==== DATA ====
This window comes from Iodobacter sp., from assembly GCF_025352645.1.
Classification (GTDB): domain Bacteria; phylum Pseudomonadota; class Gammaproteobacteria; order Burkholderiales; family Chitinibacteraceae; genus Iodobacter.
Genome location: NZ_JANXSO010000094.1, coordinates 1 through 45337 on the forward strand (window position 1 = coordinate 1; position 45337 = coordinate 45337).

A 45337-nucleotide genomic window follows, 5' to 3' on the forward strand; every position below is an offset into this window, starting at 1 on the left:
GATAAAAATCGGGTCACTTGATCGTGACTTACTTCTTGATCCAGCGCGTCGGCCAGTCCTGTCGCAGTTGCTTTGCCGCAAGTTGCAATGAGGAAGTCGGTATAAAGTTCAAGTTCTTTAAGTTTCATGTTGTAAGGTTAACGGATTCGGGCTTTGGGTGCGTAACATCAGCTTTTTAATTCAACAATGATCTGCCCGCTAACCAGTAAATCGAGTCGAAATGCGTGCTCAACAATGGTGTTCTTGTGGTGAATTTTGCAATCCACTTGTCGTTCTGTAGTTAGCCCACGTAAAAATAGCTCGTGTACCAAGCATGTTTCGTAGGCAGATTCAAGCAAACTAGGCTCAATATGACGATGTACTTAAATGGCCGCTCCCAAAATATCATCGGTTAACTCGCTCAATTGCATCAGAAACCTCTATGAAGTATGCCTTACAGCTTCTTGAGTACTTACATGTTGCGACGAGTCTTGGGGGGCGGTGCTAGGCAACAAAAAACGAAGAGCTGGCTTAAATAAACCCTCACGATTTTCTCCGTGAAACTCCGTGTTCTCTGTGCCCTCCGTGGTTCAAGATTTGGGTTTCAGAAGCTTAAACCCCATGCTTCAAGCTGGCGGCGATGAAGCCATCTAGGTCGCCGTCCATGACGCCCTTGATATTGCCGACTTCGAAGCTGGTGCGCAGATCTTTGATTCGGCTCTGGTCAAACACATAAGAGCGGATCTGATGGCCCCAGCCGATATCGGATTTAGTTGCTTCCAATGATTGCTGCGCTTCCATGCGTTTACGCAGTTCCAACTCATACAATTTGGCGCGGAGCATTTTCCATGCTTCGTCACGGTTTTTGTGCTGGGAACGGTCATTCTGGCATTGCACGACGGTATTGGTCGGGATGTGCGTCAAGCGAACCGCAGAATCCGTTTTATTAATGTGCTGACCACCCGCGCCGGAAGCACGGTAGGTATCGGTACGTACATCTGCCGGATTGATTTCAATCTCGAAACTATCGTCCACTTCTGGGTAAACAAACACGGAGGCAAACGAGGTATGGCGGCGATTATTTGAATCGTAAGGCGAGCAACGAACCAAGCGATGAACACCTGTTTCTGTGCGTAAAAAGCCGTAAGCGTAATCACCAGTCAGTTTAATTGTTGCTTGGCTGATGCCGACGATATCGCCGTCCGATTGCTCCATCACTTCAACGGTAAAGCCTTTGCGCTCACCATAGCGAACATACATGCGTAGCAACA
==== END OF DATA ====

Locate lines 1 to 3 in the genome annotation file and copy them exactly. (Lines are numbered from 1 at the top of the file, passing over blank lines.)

This window comes from Iodobacter sp., from assembly GCF_025352645.1.
Classification (GTDB): domain Bacteria; phylum Pseudomonadota; class Gammaproteobacteria; order Burkholderiales; family Chitinibacteraceae; genus Iodobacter.
Genome location: NZ_JANXSO010000094.1, coordinates 1 through 45337 on the forward strand (window position 1 = coordinate 1; position 45337 = coordinate 45337).